Recently, a respected colleague referred to himself as “just a child”. He meant it negatively, but I thought about it positively. The idea of childhood is to me this pure thing, pure not in an innocent way but in the sense that the joy of life and experience are unsquelched. I look to childhood and admire and lament. I compare the best among us to children; I say their best qualities are childlike qualities, not dampened by the monotony of daily existence but effusive, naïve in the good-sense of naïve, full not of exception but potential.
I believe these things because the perspective of a life lived seems to beat into me the cadence of impossibility. I fall into the trench of defining myself in terms of boundaries: I am the sort of fellow who so-and-so; it’s not appropriate that I should et cetera.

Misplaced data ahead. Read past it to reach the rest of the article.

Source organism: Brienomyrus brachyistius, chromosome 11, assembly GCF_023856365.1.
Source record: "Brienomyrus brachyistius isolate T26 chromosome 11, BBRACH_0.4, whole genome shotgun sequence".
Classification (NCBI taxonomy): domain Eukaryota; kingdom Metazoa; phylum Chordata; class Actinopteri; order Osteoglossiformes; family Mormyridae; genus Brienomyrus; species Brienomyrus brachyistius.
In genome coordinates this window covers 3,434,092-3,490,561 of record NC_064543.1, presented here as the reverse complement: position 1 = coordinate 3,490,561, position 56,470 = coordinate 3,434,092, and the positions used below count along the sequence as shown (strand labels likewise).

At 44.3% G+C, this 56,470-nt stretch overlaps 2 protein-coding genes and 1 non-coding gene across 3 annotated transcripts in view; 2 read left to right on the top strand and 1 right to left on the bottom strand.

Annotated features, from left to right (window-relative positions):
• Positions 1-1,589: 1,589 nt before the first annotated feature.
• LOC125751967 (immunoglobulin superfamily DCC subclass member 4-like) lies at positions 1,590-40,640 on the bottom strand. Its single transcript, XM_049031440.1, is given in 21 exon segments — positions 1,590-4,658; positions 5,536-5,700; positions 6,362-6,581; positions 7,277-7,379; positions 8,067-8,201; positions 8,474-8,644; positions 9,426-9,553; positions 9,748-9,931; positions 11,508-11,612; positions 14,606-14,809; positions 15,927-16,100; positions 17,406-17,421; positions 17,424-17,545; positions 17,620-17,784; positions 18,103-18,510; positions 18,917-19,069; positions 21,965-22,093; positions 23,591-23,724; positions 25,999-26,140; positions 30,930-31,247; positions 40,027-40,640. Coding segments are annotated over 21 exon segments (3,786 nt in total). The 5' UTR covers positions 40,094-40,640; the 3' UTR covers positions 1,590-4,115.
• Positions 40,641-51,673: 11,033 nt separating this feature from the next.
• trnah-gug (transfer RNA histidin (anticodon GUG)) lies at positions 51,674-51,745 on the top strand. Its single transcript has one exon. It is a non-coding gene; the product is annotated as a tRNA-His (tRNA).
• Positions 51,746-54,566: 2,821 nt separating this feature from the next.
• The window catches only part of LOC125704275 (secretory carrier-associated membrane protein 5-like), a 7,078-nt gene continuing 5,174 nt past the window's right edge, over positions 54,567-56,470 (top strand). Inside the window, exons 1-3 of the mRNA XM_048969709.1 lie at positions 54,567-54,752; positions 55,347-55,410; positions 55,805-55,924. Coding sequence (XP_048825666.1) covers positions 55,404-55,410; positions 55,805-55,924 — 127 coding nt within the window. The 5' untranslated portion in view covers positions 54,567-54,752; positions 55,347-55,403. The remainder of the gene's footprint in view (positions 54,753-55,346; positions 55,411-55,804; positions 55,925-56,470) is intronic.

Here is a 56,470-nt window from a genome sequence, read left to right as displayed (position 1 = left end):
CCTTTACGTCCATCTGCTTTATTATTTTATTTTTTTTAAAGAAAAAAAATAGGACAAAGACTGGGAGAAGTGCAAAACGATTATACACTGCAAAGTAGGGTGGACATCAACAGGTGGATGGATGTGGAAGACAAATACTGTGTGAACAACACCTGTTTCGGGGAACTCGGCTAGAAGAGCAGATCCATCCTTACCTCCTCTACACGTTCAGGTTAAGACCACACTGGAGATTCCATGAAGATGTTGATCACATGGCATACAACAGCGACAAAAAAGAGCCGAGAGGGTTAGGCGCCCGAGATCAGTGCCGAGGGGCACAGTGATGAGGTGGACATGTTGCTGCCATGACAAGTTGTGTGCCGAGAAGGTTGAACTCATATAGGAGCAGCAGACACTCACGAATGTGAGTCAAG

I sit in the castle made of my life-experience and perceive the boundaries of my life-kingdom. Those boundaries are the product of an intersection: my self, my intuitions and natural tendencies, and the observed effect of those tendencies applied to the material world. I perceive from this my point of reference, and struggle to break free.
The march of life and life’s experience channels me into trenches of perspective, coloring everything I see in dark brown, burning in patterns to my behavior, tendencies to my character, history to my story, rendering it one way or the other, inevitably stripping it of the purity and innocence that I can imagine once having had. It’s in fact work to retain my childlike qualities of wonder and awe and good-type naïvety and humor and no foregone opinions or conclusions. My colleague is lucky.